21 days to a new you: Get heart-healthy
Excellent idea, since as your heart gets healthier, so go you. And there are a lot of small steps you can take that will add up to a big payoff in lower blood pressure, better cholesterol levels, a more regular heartbeat, stronger lung power and more. If you take care of your body's motor--your heart--the rest of your body will run smoothly and fire on all pistons. You won't believe how much better you'll feel overall. Ready? Let's do this!
By Anne Hurley for MSN Healthy Living
Day 1: Switch from full-fat dairy products to low- or nonfat
Every little bit of saturated-fat reduction helps when it comes to taking better care of your heart. One of the easiest swaps to make is trading in full-fat milk for low- or nonfat milk. The taste is virtually identical, and, because of the reduced fat, nonfat milk contains more calcium and more protein than full-fat. For your coffee, if you use cream, go half-and-half, then to regular milk; it will still taste creamy and delicious. Then, if you can take that extra step and use skim in your coffee, all the better. Bonus: Besides reducing your fat intake, you're dramatically reducing your calorie intake, too.
Day 2: Say hello, olive oil; bye-bye, butter
Butter is delicious, but it's high in saturated fats. Luckily, olive oil is a great dip for your dinner roll or bread, and it’s full of heart-healthy monounsaturated fats, which are not only not bad for your heart, they also actually promote heart and circulation health. Experiment with different types. Extra-virgin is especially flavorful and great for cooking; you might also want to try some herb-infused olive oils. Once you realize just how delicious olive oil is, you won't miss that butter anymore.
Day 3: Use ground turkey in hamburger recipes instead of beef
This is another super-simple swap. Red meat contains a ton of both saturated fat and cholesterol, so gradually weaning off of it, or at least cutting way back, is an excellent goal. Ground turkey has half the fat--half!--of lean ground beef, and can be used in virtually every recipe that calls for ground beef. Turkey can be bland and a smidge dry, so be sure to boost your seasonings and maybe mix in some Worcestershire sauce or even a little ketchup for moisture. You and your family will never notice the difference, and your heart and cholesterol levels will thank you.
Day 4: Get at least 20 minutes of exercise a day
You don't have to go crazy (unless you want to). According to Prevention magazine, just 2.5 hours of exercise a week, or a little more than 20 minutes a day, can reduce the risk of heart attack by one third. That could mean preventing 285,000 deaths from heart disease in the U.S. every single year. I'd say that's worth the time investment, wouldn't you? Incorporate a brisk walk morning and evening as you head to your bus or subway, or take a walk during your lunch break and eat later at your desk.
Day 5: Get your blood pressure and cholesterol levels checked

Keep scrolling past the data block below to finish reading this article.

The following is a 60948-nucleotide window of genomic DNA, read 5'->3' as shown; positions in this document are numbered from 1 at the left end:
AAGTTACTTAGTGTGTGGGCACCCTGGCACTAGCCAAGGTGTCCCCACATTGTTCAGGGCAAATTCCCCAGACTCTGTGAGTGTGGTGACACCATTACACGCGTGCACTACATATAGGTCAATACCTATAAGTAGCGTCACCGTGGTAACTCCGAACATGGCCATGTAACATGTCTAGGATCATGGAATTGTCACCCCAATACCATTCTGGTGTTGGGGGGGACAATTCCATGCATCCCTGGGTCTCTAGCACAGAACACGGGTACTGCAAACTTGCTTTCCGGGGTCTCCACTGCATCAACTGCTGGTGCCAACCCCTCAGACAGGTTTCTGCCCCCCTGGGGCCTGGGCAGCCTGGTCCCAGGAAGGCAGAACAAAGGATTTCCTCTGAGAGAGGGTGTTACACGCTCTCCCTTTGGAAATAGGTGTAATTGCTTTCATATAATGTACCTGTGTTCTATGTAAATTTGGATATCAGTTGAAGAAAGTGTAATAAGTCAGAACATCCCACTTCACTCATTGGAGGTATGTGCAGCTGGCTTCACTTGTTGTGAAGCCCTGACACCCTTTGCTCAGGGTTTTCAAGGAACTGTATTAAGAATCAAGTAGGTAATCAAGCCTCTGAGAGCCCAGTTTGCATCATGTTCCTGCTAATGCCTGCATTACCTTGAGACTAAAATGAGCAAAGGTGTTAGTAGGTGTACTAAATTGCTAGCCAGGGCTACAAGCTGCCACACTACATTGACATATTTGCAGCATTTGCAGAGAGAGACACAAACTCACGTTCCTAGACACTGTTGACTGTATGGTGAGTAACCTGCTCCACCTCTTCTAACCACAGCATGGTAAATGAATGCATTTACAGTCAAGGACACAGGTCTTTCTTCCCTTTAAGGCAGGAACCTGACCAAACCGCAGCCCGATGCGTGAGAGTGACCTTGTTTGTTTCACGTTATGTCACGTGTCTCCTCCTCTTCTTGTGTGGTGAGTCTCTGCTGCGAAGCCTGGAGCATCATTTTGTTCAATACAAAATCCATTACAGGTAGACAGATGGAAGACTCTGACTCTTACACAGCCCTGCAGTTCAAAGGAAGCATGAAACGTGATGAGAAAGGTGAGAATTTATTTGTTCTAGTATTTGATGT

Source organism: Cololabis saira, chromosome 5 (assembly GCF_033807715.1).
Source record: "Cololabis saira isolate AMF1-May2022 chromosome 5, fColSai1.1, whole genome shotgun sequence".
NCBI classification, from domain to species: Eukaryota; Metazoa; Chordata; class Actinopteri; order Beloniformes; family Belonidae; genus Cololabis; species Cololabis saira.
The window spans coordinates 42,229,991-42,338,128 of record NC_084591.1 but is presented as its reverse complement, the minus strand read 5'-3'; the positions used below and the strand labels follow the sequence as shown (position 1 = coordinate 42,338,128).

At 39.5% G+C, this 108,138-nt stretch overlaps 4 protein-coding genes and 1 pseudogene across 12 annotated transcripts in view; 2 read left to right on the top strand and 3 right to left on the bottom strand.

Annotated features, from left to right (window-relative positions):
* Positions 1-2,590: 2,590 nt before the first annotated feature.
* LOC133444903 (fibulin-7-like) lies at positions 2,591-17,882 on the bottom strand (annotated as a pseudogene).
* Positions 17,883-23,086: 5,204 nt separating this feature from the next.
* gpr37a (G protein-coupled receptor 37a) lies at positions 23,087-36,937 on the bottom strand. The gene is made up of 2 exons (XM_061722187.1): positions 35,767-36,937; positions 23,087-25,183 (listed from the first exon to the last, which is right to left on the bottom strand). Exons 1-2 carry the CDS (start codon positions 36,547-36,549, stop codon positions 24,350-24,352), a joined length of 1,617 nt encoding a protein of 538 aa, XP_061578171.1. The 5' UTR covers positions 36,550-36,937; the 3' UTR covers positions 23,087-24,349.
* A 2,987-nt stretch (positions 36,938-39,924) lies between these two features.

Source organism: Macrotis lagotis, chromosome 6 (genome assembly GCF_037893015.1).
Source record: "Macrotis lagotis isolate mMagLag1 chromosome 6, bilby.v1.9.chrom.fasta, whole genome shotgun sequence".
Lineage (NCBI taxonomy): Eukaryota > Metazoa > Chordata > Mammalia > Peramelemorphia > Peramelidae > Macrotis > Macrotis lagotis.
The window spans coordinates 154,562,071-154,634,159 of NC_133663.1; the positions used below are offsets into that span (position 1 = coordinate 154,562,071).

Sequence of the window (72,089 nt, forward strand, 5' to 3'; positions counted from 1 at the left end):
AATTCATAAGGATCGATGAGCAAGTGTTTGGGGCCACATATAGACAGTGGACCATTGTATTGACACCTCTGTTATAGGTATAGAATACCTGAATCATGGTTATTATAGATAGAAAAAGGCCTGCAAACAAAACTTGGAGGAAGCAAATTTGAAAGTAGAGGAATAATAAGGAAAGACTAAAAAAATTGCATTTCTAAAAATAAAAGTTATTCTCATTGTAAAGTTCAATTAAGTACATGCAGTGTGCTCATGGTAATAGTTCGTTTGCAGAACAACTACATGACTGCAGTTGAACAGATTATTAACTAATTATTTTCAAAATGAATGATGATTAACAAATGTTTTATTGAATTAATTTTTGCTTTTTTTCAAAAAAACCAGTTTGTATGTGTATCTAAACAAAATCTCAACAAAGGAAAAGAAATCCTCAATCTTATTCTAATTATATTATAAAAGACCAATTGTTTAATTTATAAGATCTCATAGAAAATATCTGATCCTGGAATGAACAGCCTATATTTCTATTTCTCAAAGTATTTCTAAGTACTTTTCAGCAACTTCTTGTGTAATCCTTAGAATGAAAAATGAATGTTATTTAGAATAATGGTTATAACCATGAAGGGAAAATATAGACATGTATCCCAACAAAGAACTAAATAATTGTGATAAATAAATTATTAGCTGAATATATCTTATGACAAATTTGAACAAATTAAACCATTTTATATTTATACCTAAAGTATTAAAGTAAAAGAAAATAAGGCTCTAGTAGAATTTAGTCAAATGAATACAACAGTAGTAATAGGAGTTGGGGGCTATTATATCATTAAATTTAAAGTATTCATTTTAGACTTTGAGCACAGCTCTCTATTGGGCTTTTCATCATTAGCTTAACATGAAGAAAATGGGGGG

It's a good idea to get your numbers in hand, and then talk with your doctor about what the healthy ranges are for your age and body type. This way, you'll have his or her support and together you can put a plan of action in place. Follow up in a month, and again in three months, to get everything checked again. By the end of the year, you should notice an improvement in all your levels and be feeling pretty darn great.
Day 6: Get started on losing that muffin top
Studies show that weight gained around the middle is far more dangerous to one's heart and overall health than fat anywhere else on the body. (And it doesn't look so hot hanging over the top of your skinny jeans, either.) Today, begin incorporating more cardio into your workouts, and cut out calories where you can. Losing excess baggage around the middle is one of the best things you can do for your overall heart health. You don't have to be a twig--who is?--but focus on losing the extra weight around your midsection, which will take a big load off your heart.
Day 7: Commit to a plan to quit smoking
Yes, it's hard. But if you are serious about taking better care of your heart, you’ll need to quit those bad boys. If you can't do it cold-turkey, set a date by which you'll have gradually tapered down to just two cigarettes a day, then one, then none. The American Medical Association says that quitting smoking is the single biggest thing you can do to give your heart a new lease on life. And the great news is, even if you have smoked for years, your body can repair and even reverse a lot of the smoke-induced damage after you quit. So what are you waiting for?
Day 8: Start a food journal
It's one thing to say you'll be watching your portion control or calorie intake, but it's quite another to see exactly what you eat and when during the day. Start a food journal to see what types of foods you gravitate toward, how much of them you eat and at what times of the day. Don’t judge what you learn as you go, but instead use the data to make better decisions for the future. If you tend to crave sweets at night watching TV, try to develop a healthier habit, like making a pot of tea to sip instead. Keep notes to see what sticks and what doesn't. You'll find the whole process eye-opening.
Day 9: Bring healthy snacks to work to avoid the 'candy-dish syndrome'
Sure, it's nice that your cube-mate has miniature chocolates in his dish for anyone walking by. But free random snacks can add up to a lot of mindless snacking, and a lot of not-exactly-heart-healthy eating. To avoid falling into the trap of office snacking, bring your own healthy snacks to work and have them handy when you know your blood sugar is going to be low. Try to combine protein with fresh fruits or veggies. I have a friend who keeps a jar of organic peanut butter at his desk, then brings in carrot or celery sticks or apple slices to dip in it for a tasty, healthy mid-afternoon snack.